I know why I do what I do.
For years I've always thought that I worked in EMS because it was the default. The default to my less than stellar performance at school. But I finally figured it out. And it was a comment from my brother, of all people, that made me realize it.
A while back he made a comment to a friend of mine that I'm always "Out saving the world." At first I thought of it as a vague reference to my Superman idolization. I then figured out that it had little or nothing to do with Superman.
I've always blamed myself for the death of my grandma.
Before I get into this I don't want any "I'm so sorry" comments or anything. This event in my life made me who I am today. Its carried me into this field and I realize this is where I am supposed to be.
It was 1992 and I was 9 years old. I had come home from school and started on my homework. I remember mom calling my grandparent's house a couple times and getting no answer. She told me to hurry up with said homework and then we'd go over there. I do recall the homework was math. (This might also be some underlying reasons as to why I still hate math to this day.) After nearly 2 hours I finished my homework and we drove the 6 miles to their house.
At the time my grandfather was already terminally ill with cancer, but had decided to stay at home for his final days. The home that sat in front of the business he and his father had started nearly 50 years earlier. Grandma was his primary caregiver and I'm almost certain some form of a hospice nurse came a couple times a week. Time has taken its toll on all of the memories.
I remember having to pee.
As we came in the door I saw Grandma sitting in a chair staring at Grandpa. He appeared to be sleeping. I recall mom saying something to Grandma and getting no reply and then hurriedly trying to get to the phone. I blocked her way, thinking that she was trying to get to the bathroom before me. I ran to it and locked the door.
It wasn't until I heard mom crying that I realized something was NOT right. Everything after that seemed to move so slowly. We waited for the ambulance to arrive and mom kept saying "Momma, no! Please, Momma no!" And I remember Grandpa, in his frail state, standing and walking across the room to touch her face. I don't think I ever saw him stand again. But not only did he stand, but he walked. Walked in the same "Grandpa" gait he had when he was healthy.
I remember the cot.
A flood of vehicles soon arrived at what I now jokingly call the "Gardner Family Ranch". I don't even recall seeing the ambulance but I do remember the stretcher. And I remember seeing my cousin Jeff. As we are all members of the Fire Dept/Ambulance it is still not uncommon for us to have mini-reunions at the scene of a car wreck or our weekly meetings. Though it's rare that I'm home anymore to attend them.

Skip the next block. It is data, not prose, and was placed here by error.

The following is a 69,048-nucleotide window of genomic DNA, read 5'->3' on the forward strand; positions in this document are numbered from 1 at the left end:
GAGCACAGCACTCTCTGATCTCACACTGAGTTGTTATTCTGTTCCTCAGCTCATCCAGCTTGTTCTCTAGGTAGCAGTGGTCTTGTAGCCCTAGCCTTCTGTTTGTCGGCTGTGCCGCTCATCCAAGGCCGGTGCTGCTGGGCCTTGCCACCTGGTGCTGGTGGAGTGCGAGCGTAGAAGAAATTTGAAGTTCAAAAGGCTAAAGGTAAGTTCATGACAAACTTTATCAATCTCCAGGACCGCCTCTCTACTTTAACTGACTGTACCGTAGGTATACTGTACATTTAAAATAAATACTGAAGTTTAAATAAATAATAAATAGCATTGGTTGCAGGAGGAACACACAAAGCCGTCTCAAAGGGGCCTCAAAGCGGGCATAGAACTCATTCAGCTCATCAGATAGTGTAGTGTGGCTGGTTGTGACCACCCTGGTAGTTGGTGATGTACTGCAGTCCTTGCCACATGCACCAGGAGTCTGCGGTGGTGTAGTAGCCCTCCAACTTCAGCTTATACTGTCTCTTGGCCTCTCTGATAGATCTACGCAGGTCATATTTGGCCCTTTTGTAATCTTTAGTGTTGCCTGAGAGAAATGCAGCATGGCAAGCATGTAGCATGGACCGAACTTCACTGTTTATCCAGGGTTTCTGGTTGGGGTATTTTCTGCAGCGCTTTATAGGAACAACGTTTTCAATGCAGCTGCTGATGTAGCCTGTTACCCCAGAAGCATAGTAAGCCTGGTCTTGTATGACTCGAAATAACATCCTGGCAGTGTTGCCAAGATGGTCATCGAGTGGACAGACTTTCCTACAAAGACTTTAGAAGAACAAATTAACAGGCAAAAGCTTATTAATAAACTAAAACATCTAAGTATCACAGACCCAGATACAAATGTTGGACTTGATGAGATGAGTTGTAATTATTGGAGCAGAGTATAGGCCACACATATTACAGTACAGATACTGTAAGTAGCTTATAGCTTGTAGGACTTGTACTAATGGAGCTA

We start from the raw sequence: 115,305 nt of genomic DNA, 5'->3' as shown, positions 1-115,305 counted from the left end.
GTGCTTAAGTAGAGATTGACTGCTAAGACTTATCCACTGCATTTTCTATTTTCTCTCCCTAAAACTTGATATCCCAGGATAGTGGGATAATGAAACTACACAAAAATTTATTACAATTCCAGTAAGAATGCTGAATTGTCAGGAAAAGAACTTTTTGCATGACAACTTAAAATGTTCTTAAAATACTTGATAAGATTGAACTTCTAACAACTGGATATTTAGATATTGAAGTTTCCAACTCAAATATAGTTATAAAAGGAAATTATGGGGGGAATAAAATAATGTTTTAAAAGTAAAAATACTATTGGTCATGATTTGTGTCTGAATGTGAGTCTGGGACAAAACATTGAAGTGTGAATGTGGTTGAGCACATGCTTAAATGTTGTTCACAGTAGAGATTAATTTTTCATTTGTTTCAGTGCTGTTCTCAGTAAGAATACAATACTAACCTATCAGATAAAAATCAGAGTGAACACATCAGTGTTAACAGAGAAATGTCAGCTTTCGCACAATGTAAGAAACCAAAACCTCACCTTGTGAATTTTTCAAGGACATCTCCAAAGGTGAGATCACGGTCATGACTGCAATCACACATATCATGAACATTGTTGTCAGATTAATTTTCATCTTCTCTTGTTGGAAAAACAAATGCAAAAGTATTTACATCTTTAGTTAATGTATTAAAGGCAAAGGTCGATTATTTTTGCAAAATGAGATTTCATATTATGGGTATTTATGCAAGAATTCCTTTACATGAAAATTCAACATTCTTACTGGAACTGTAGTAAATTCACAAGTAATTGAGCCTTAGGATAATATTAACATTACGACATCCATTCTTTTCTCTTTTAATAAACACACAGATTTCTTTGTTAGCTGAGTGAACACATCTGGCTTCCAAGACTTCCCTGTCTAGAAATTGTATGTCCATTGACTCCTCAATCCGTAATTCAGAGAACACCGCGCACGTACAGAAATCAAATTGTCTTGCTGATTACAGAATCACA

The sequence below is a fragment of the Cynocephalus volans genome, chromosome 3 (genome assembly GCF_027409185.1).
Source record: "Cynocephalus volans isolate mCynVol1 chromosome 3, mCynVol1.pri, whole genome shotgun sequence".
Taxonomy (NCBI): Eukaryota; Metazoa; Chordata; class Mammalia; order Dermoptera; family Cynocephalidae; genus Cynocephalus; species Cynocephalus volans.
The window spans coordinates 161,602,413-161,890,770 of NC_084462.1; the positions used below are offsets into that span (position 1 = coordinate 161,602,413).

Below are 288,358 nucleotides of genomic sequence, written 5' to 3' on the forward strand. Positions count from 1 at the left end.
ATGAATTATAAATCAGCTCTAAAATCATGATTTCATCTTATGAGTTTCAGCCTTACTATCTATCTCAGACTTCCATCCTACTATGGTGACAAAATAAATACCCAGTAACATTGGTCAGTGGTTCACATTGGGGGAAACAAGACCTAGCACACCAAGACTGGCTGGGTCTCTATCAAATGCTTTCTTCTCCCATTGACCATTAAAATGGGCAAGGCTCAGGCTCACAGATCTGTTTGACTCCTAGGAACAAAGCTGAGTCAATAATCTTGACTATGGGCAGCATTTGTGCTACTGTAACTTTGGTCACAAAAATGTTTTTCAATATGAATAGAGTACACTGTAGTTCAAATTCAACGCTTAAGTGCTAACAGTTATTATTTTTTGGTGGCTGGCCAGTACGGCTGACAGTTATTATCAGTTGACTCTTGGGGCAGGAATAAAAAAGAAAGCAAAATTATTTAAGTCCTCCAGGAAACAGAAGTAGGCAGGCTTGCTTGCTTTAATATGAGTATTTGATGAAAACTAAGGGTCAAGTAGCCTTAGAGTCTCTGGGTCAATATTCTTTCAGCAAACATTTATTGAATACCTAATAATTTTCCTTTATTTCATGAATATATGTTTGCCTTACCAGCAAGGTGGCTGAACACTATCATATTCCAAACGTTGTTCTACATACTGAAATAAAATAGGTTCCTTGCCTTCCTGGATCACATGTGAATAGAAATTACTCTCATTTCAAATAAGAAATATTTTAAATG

The thing I kept thinking the entire time though was "I wish I'd gotten done with my homework quicker." I now know that most stroke victims have about 3 hours to get to the hospital. After that 3 hours most "clot busters" won't work or permanent brain damage has already taken hold. And as I sit here and type I think about the state of my grandma's health. Surely she wasn't taking care of herself to well because she was worrying about Grandpa.
I can't remember the exact time frame, but it seems like she died about 4 days later. She did wake up in the hospital. I do remember that. I remember mom telling the story of my great aunt coming in the room and the nurse asking "Do you know who this is?" And my grandma giving the nurse a "Duh!" look. She wasn't able to speak, that is the other thing I remember.
Lastly I remember dad picking me up at school and telling me she had died. A task which he was forced to repeat almost exactly a month later when Grandpa died.
But overall I remember that damn math homework.
Math has long been the bane of my existence. Its not that I'm actually that bad at math. Most of the time while studying it and doing practice problems I'm fine. But the pressure of a test was normally too much for me to take. I'm likely to just put an answer down so I can get done.
But I digress. The reason I do what I do is this:
I never want to delay the care of anybody's loved one for any length of time. I've dedicated myself to working at places where time is of the essence. Minutes count and so does the treatment.
The outcome of my Grandmother's stroke would not have been any different had I not had homework...at least I think.
And that inkling of doubt is what makes me do what I do.
Many years later I worked in a nearby ER, as a tech. One day my Grandfather's uncle's wife came in. Technically Great-Great Aunt (I think). She was confused and upset. Shaking uncontrolably. As I triage her in I noticed her last name was the same as my grandparents. I made comment to her son (a cousin of some form?) that their last name was my mom's maiden name. After telling him who my mom was he informed me of the family connection.
My grandpa had 3 uncles who were much younger than his father (my Great Grandfather). Of the three of them one is still living and WELL over 100 years old. The other two died in 2000 and 2003. One in his late 90's and the other was about 102.
The Great Great Aunt, who was hard of hearing, was assured that she was in the hands of family and we'd take care of her. Later that night her son had to go home and I sat beside her bed to talk to her. I asked her if she knew Earl, my great grandfather.
She replied: Girl Scout Cookies!?!?!
M: No...Earl G***** (louder so she could hear it)>
GGAunt: Yes, he was my brother-in-law.
M: Do you remember Raymond and Verna Vee?
GGAunt: *Smiles really big and says* We used to play cards with them!
M: They are my grandparents. I'm their last grandchild.
GGAunt: "Oh...goodness. I'll bet you are a good boy. They were good people."
Yes. They were.
I hope I am.
EOR. - MW